In 1971, Bernstein himself explained why he created “Mass” to inaugurate the newly built John F. Kennedy Center for the Performing Arts. “I’ve wanted for some years to write a religious service of some kind,” he told John Gruen, writing in Vogue, just before the world premiere. “[T]he association of the name Kennedy seemed to point a ray of light toward the Catholic service … the Mass is probably the most dramatic and theatrical religious service there is,” the composer noted.

“Mass” wrestles with belief, doubt, personal responsibility, societal breakdown and communal healing.

Said Jamie Bernstein, “My father was drawn to the mass for a bunch of reasons, but the main one is that all the great composers wrote masses. So, he wanted to write one, too. And it was not nothing that his wife, my mother, Felicia Montealegre, was herself South American and raised Catholic. She had a very direct connection to the mass” that Bernstein acknowledged.

For this anniversary production, baritone Will Liverman leads the cast as Celebrant, accompanied by the Heritage Signature Chorale, the Children’s Chorus of Washington and the National Symphony Orchestra under the baton of James Gaffigan, music director designate of the Komische Oper Berlin. Former Alvin Ailey American Dance Theater dancer Hope Boykin is choreographer, a nod to Ailey himself, who created the original choreography. Opera and stage director Alison Moritz directs.

Repairing the World

Jamie Bernstein added that both her father and her mother — who was born in Costa Rica and converted to Judaism — remained socially and politically engaged throughout their lives.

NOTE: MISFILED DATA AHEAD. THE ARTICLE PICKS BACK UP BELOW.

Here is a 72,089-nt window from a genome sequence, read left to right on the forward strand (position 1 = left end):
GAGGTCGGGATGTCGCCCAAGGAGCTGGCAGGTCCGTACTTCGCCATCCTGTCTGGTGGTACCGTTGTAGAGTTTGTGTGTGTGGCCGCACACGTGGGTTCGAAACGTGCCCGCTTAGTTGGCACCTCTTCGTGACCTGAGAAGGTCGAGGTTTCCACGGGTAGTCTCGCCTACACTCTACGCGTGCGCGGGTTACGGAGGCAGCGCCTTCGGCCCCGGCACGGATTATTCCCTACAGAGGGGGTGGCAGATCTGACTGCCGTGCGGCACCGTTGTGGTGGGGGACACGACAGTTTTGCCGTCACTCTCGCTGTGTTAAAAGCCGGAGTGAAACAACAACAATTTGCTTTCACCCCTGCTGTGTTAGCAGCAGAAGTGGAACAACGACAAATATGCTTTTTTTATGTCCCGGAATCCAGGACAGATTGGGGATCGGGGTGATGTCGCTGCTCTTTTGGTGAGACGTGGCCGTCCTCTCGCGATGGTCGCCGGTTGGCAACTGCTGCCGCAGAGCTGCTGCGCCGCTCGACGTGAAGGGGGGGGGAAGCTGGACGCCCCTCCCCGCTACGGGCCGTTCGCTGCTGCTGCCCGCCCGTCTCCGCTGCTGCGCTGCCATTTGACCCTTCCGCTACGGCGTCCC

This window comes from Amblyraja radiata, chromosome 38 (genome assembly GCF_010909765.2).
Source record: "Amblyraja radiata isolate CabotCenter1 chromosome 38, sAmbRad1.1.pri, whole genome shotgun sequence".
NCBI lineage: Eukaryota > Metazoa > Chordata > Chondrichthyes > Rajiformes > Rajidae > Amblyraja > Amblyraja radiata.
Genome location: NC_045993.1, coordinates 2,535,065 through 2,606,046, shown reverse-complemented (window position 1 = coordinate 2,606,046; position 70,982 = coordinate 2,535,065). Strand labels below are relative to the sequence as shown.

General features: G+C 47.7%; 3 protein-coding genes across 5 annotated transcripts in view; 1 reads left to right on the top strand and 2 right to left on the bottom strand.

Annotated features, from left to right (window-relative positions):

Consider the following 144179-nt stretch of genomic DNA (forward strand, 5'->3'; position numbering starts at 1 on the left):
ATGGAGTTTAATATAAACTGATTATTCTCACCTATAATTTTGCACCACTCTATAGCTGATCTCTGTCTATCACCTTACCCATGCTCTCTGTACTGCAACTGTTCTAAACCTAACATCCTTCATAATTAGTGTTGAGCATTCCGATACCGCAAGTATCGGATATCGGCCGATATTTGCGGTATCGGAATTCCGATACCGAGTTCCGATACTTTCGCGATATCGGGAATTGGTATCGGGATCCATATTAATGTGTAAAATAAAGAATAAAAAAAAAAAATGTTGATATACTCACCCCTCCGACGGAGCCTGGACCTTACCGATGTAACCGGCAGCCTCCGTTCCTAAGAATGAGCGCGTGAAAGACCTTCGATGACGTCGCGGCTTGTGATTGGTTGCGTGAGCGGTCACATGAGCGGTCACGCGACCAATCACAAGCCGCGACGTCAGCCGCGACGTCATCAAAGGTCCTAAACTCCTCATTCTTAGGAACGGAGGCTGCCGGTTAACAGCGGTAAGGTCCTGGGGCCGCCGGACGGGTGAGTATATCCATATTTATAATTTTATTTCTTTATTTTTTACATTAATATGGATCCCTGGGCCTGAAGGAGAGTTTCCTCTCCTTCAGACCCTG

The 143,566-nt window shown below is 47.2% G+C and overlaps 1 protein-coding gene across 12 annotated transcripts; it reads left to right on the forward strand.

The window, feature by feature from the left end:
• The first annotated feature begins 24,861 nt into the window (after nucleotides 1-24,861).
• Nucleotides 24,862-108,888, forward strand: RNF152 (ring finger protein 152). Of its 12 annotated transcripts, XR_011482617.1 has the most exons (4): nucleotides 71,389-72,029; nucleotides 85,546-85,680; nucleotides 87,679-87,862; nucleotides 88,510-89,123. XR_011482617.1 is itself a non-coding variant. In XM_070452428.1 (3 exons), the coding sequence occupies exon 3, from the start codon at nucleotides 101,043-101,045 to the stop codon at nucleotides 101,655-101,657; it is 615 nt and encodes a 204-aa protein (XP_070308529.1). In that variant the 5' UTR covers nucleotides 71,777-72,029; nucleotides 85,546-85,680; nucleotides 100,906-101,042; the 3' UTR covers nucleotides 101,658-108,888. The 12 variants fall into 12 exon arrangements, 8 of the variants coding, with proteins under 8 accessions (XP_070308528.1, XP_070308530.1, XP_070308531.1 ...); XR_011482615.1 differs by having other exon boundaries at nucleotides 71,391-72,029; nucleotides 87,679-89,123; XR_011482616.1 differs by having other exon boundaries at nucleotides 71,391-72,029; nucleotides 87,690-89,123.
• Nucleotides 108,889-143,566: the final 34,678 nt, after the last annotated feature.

“Both parents were very involved in what was going on in the world and participated in movements that promoted social justice. My mother did a lot of work for the ACLU and the Committee for Public Justice. My father did it through his music making.”

Jamie Bernstein, 70, sees “Mass” as a deep expression of her father’s desire to use music to effect societal change.

“’Mass’ was very much about the turmoil that was going on in the United States right then, especially with the Vietnam War. And, like now, we were so polarized politically.”

As Bernstein isolated himself at the MacDowell artists’ colony to compose “Mass,” his work became both a salve and a spark to ignite change.

“If I weren’t convinced that there were a way to solve all this [the world’s problems], I would simply jump out of the window,” he told reporter Gruen. “But I am convinced that somehow, miraculously, through the rediscovery of man’s rational power … we’ll be able to make it. That’s why I’m really writing ‘Mass.’ It’s the only way I can contribute to what I hope is rationality in these times.”